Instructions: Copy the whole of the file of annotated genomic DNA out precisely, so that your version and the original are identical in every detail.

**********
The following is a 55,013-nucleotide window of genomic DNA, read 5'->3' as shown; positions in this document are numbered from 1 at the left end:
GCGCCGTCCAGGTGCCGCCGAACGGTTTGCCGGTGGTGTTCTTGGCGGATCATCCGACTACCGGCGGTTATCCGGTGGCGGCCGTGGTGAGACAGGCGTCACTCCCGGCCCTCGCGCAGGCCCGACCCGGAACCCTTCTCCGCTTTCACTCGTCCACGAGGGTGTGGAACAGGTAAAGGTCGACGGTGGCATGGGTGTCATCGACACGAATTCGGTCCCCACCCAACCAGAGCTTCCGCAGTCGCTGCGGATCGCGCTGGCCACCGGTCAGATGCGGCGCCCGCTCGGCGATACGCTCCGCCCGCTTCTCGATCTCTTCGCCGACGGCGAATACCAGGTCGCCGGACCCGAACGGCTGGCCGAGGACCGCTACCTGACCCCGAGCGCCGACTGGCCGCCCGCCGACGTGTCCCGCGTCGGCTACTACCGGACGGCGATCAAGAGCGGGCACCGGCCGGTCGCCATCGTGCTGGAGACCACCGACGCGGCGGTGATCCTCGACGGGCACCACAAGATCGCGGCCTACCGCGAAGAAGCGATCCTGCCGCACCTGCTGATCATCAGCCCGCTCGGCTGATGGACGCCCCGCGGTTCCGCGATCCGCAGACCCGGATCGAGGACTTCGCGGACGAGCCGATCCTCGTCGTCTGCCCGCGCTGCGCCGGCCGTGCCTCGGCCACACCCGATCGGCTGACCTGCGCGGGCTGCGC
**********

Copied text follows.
The following is a 55,013-nucleotide window of genomic DNA, read 5'->3' as shown; positions in this document are numbered from 1 at the left end:
GCGCCGTCCAGGTGCCGCCGAACGGTTTGCCGGTGGTGTTCTTGGCGGATCATCCGACTACCGGCGGTTATCCGGTGGCGGCCGTGGTGAGACAGGCGTCACTCCCGGCCCTCGCGCAGGCCCGACCCGGAACCCTTCTCCGCTTTCACTCGTCCACGAGGGTGTGGAACAGGTAAAGGTCGACGGTGGCATGGGTGTCATCGACACGAATTCGGTCCCCACCCAACCAGAGCTTCCGCAGTCGCTGCGGATCGCGCTGGCCACCGGTCAGATGCGGCGCCCGCTCGGCGATACGCTCCGCCCGCTTCTCGATCTCTTCGCCGACGGCGAATACCAGGTCGCCGGACCCGAACGGCTGGCCGAGGACCGCTACCTGACCCCGAGCGCCGACTGGCCGCCCGCCGACGTGTCCCGCGTCGGCTACTACCGGACGGCGATCAAGAGCGGGCACCGGCCGGTCGCCATCGTGCTGGAGACCACCGACGCGGCGGTGATCCTCGACGGGCACCACAAGATCGCGGCCTACCGCGAAGAAGCGATCCTGCCGCACCTGCTGATCATCAGCCCGCTCGGCTGATGGACGCCCCGCGGTTCCGCGATCCGCAGACCCGGATCGAGGACTTCGCGGACGAGCCGATCCTCGTCGTCTGCCCGCGCTGCGCCGGCCGTGCCTCGGCCACACCCGATCGGCTGACCTGCGCGGGCTGCGC